In these troubled days there is no inclination for a flowery introduction. No time for the flowers when 60,000 neo-Nazis march through the streets of Warsaw, flaunting Nazi salutes and promoting a “white” Poland while the minister of the interior applauds, when American neo-Nazis scream “Jews will not replace us” and a US President finds “fine people” among them, in a time when the first neo-Nazi party ever was elected to the postwar German Parliament, the Bundestag. All this in 2017.
Medias in res: Let’s be crystal clear – the pro-Israel camp in the US, Europe and Israel has a huge problem with right-wing extremism, racism, antisemitism and bigotry. Plain and simple.
During my time as a post-doctoral associate at Yale University in 2008-2009, I joined the chairperson of my center, the eminent scholar and dauntless campaigner for an academic response to resurgent antisemitism, Dr. Charles Small, founder of the Institute for the Global Study of Antisemitism and Policy (ISGAP), and another colleague for an event at the 92nd Street Y in New York City. There was an interesting debate going on with about “Radical Islam and the Nuclear Bomb.” Later, we had a vibrant discussion with Bret Stephens in a smaller circle. Now, Stephens works as a journalist for the New York Times and in a groundbreaking piece on November 16, 2017, he boldly critiqued the Zionist Organization of America (ZOA):
“The Zionist Organization of America feted Stephen K. Bannon at a gala dinner in New York on Sunday night. What a disgrace.
What a mistake, too. It’s a disgrace because no organization that purports to represent the interests of the Jewish people should ever embrace anyone who embraces anti-Semites. Jews have enemies enough.”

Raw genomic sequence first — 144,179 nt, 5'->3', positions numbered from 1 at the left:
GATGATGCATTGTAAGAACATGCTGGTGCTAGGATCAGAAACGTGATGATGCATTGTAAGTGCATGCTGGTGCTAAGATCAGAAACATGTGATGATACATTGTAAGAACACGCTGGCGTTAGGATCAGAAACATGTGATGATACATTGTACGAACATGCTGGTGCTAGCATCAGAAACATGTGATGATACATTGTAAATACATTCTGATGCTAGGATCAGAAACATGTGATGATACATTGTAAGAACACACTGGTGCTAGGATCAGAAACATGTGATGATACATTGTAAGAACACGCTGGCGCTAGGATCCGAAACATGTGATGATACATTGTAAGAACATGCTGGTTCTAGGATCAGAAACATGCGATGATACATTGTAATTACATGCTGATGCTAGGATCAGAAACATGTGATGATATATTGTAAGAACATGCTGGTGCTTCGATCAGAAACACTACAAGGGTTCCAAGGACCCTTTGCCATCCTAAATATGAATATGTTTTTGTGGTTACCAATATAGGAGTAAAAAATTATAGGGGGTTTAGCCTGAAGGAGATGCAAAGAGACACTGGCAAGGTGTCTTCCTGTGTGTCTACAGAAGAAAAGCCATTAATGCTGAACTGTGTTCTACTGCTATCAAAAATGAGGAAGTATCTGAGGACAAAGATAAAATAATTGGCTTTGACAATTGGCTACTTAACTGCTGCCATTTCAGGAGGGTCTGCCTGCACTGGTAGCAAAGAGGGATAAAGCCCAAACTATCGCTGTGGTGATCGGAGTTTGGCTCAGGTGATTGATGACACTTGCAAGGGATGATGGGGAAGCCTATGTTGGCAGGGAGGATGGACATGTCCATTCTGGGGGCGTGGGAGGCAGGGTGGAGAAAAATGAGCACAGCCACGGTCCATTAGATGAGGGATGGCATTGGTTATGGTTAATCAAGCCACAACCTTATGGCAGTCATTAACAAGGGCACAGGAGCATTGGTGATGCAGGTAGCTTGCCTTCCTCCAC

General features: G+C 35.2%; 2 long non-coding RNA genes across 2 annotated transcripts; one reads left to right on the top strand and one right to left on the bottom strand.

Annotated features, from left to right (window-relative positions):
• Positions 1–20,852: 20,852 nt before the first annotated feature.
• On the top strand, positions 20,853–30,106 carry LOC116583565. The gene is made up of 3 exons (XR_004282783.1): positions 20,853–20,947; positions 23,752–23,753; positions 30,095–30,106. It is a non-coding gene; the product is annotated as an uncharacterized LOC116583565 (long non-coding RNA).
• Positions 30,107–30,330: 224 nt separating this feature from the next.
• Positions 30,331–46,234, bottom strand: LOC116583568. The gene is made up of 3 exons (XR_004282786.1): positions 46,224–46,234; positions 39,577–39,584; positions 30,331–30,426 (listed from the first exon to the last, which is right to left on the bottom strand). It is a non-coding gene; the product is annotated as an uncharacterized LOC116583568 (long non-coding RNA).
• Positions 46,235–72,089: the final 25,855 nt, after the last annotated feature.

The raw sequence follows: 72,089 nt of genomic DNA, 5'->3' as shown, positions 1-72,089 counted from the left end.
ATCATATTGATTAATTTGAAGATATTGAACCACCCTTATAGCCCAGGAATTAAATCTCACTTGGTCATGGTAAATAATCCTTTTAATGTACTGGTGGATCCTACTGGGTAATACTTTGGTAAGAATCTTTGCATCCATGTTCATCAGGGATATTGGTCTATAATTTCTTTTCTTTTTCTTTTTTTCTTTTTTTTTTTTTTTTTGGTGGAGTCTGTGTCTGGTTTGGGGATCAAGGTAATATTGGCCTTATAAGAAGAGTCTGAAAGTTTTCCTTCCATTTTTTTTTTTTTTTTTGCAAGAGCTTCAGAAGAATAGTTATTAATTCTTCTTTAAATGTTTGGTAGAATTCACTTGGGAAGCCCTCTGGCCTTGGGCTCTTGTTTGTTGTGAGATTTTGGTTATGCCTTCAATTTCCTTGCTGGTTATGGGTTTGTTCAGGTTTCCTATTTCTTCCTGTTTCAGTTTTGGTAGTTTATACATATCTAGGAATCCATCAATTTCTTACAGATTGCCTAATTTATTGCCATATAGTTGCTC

Stephens compares the Zionist Organization of America to the anti-Zionist Jewish Voice for Peace, and he does so quite rightly:
“But just as there are anti-Zionist Jews, there are also anti-Semitic Zionists.”
While the Zionist Organization of America hosts and praises the far-right’s hero of the decade, Steve Bannon, the Simon Wiesenthal Center (SWC), headquartered in Los Angeles, even prayed publicly in a PR extravaganza for a new president who is sexist, racist and a follower of antisemitic conspiracy myths.
The Middle East Forum’s (MEF) president Daniel Pipes left the Republican Party (GOP) after 44 years, due to the nomination of Trump. His statement, explaining why he left the GOP is truly important and much to the point:
“The Republican Party nominated Donald Trump as its candidate for president of the United States – and I responded by ending my 44-year GOP membership. Here’s why I bailed, quit, and jumped ship: First, Trump’s boorish, selfish, puerile, and repulsive character, combined with his prideful ignorance, his off-the-cuff policy making, and his neo-fascistic tendencies make him the most divisive and scary of any serious presidential candidate in American history.”
Pipes stands for an anti-Islamist position, distinguishing between Islam as a religion and Islamism as an ideology. Islamism and jihad are main threats to the Western world, to America, and the Jewish state of Israel. Supporting moderate Muslims is also important to the MEF and Pipes.
While Jewish anti-Zionists are very troubling these days, including their support for BDS, pro-Zionist Jewish bodies are of course not attacked by think tanks such as the MEF. However, that same Middle East Forum now goes ahead and supports an extreme right-wing German online page called “Journalistenwatch,” which is a trumpet for the Alternative for Germany (AfD), who’s then chairwoman Frauke Petry was very happy after the election of Trump. It was a big win for the extreme Right.
On November 9, 2017, the anniversary of the Night of Broken Glass in 1938, Journalistenwatch published an article by Max Erdinger (the article is signed by “ME”, which stands for Max Erdinger). It attacks Jews in Germany, namely former head of the Central Council of Jews in Germany (2006–2010) and former Vice-President of the World Jewish Congress (WJC), Charlotte Knobloch, for her stance against neo-Nazis in general and the extreme right-wing party “Alternative for Germany” (AfD) in particular.
The article blames the Central Council of Jews in Germany for their policies of remembrance for the Shoah. Charlotte Knobloch (85 years old), a Holocaust survivor, also works with the World Jewish Congress (WJC) on issues related to Holocaust remembrance. Journalistenwatch writes that Knobloch “agitates” against those who fight immigration and non-Germans.